Does measurement of oxidative damage to DNA have clinical significance?

2.50
Hdl Handle:
http://hdl.handle.net/10146/24117
Title:
Does measurement of oxidative damage to DNA have clinical significance?
Authors:
Cooke, Marcus S.; Olinski, Ryszard; Evans, Mark D.
Abstract:
Oxidative damage to DNA is the seemingly inevitable consequence of cellular metabolism. Furthermore, despite protective mechanisms, cellular levels of damage may increase under conditions of oxidative stress, arising from exposure to a variety of physical or chemical insults. Elevated levels of oxidatively damaged DNA have been measured in numerous diseases, and as a result, it has been hypothesised that such damage plays an integral role in the aetiology of that disease. This review examines the validity of this hypothesis, exploring the mechanisms by which oxidative DNA damage may lead to disease. We conclude that further validation of biomarkers of oxidative DNA damage, along with further elucidation of the role of damage in disease, may allow these biomarkers to become potentially useful clinical tools.
Citation:
Clin. Chim. Acta 2006, 365 (1-2):30-49
Journal:
Clinica chimica acta; international journal of clinical chemistry
Issue Date:
Mar-2006
URI:
http://hdl.handle.net/10146/24117
DOI:
10.1016/j.cca.2005.09.009
PubMed ID:
16214123
Additional Links:
http://www.sciencedirect.com/science?_ob=ArticleURL&_udi=B6T57-4H8MP2T-3&_user=1843694&_rdoc=1&_fmt=&_orig=search&_sort=d&view=c&_acct=C000055040&_version=1&_urlVersion=0&_userid=1843694&md5=3fed4a3b0a49b1e9f4b27bbdef6e3694
Type:
Article
Language:
en
ISSN:
0009-8981
Sponsors:
MSC and MDE gratefully acknowledge financial support from the Food Standards Agency, Leicester Dermatology Research Fund and Arthritis Research Campaign. RO acknowledges financial support from the EU “ECNIS” grant #513943.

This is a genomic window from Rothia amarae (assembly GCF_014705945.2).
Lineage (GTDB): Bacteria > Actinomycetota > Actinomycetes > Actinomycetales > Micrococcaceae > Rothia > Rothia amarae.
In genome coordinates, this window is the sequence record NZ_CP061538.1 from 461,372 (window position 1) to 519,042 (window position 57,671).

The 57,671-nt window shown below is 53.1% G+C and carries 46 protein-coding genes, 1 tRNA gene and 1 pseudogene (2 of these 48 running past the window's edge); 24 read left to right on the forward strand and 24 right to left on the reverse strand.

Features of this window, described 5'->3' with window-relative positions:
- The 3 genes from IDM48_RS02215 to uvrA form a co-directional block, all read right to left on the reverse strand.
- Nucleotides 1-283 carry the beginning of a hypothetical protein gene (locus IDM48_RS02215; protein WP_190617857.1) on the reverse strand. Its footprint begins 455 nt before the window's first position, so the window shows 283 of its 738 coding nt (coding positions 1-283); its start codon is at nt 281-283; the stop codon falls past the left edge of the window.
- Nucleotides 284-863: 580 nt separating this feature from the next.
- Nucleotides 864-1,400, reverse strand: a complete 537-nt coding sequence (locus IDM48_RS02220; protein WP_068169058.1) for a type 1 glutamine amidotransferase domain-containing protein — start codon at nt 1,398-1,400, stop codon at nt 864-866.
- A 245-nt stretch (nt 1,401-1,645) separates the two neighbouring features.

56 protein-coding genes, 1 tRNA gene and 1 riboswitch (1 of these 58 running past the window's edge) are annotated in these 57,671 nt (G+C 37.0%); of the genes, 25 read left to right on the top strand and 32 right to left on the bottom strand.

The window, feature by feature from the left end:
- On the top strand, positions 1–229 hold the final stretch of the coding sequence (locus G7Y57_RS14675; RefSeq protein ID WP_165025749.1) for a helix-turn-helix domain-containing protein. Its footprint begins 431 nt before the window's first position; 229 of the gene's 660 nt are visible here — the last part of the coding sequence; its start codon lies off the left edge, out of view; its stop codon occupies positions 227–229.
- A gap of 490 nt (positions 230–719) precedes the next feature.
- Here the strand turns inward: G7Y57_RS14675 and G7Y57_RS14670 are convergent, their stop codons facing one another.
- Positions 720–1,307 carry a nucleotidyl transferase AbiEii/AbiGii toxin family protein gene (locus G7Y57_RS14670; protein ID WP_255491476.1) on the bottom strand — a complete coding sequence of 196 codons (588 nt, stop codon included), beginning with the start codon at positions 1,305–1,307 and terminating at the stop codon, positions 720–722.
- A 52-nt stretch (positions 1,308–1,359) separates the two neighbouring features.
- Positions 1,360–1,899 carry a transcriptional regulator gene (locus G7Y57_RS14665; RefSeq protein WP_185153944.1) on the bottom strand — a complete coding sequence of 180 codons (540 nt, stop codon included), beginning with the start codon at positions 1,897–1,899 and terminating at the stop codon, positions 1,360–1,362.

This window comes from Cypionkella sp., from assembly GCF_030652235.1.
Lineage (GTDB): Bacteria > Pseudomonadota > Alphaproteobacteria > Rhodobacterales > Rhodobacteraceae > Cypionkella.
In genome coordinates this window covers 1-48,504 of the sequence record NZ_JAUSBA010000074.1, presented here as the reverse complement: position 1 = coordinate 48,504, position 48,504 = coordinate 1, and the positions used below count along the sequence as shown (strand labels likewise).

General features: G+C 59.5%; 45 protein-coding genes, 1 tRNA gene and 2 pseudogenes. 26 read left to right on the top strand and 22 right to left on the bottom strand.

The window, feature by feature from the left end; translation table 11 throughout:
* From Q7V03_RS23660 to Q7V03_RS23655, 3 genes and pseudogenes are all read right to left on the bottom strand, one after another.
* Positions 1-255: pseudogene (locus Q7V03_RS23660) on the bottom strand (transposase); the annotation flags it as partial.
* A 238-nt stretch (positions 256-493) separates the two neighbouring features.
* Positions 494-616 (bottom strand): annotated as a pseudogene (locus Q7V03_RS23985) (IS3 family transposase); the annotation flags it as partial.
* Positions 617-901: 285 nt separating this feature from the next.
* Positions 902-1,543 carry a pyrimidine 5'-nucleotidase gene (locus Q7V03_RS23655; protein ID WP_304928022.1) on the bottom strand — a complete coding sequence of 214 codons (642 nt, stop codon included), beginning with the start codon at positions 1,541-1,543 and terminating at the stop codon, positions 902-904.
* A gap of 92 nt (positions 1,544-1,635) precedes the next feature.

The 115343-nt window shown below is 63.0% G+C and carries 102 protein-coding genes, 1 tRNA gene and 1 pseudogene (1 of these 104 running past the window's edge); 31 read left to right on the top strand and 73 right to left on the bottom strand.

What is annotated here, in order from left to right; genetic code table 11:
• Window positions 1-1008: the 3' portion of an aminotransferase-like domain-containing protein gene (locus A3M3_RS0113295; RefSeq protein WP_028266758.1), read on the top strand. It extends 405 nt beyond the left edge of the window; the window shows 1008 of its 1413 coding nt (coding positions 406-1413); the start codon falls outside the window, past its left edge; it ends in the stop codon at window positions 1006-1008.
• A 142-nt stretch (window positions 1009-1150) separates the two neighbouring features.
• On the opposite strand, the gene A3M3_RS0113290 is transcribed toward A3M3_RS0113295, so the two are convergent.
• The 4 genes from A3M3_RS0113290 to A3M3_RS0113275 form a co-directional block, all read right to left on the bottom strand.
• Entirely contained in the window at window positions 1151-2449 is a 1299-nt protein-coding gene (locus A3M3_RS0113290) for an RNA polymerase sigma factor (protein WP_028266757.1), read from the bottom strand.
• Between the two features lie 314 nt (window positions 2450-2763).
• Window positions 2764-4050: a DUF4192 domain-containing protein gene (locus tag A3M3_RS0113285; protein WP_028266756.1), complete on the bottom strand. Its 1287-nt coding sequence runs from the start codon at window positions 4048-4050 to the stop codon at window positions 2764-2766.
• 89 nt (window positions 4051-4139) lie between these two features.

Appears in Collections:
Articles

Full metadata record

DC FieldValue Language
dc.contributor.authorCooke, Marcus S.-
dc.contributor.authorOlinski, Ryszard-
dc.contributor.authorEvans, Mark D.-
dc.date.accessioned2008-04-24T11:09:34Z-
dc.date.available2008-04-24T11:09:34Z-
dc.date.issued2006-03-
dc.identifier.citationClin. Chim. Acta 2006, 365 (1-2):30-49en
dc.identifier.issn0009-8981-
dc.identifier.pmid16214123-
dc.identifier.doi10.1016/j.cca.2005.09.009-
dc.identifier.urihttp://hdl.handle.net/10146/24117-
dc.description.abstractOxidative damage to DNA is the seemingly inevitable consequence of cellular metabolism. Furthermore, despite protective mechanisms, cellular levels of damage may increase under conditions of oxidative stress, arising from exposure to a variety of physical or chemical insults. Elevated levels of oxidatively damaged DNA have been measured in numerous diseases, and as a result, it has been hypothesised that such damage plays an integral role in the aetiology of that disease. This review examines the validity of this hypothesis, exploring the mechanisms by which oxidative DNA damage may lead to disease. We conclude that further validation of biomarkers of oxidative DNA damage, along with further elucidation of the role of damage in disease, may allow these biomarkers to become potentially useful clinical tools.en
dc.description.sponsorshipMSC and MDE gratefully acknowledge financial support from the Food Standards Agency, Leicester Dermatology Research Fund and Arthritis Research Campaign. RO acknowledges financial support from the EU “ECNIS” grant #513943.en
dc.language.isoenen
dc.relation.urlhttp://www.sciencedirect.com/science?_ob=ArticleURL&_udi=B6T57-4H8MP2T-3&_user=1843694&_rdoc=1&_fmt=&_orig=search&_sort=d&view=c&_acct=C000055040&_version=1&_urlVersion=0&_userid=1843694&md5=3fed4a3b0a49b1e9f4b27bbdef6e3694en
dc.subjectDNA damageen
dc.subjectDiseaseen
dc.subjectReactive oxygen speciesen
dc.subjectDNA repairen
dc.subject.meshBiological Markers-
dc.subject.meshDNA Damage-
dc.subject.meshDisease-
dc.subject.meshHumans-
dc.subject.meshOxidative Stress-
dc.titleDoes measurement of oxidative damage to DNA have clinical significance?en
dc.typeArticleen
dc.identifier.journalClinica chimica acta; international journal of clinical chemistryen

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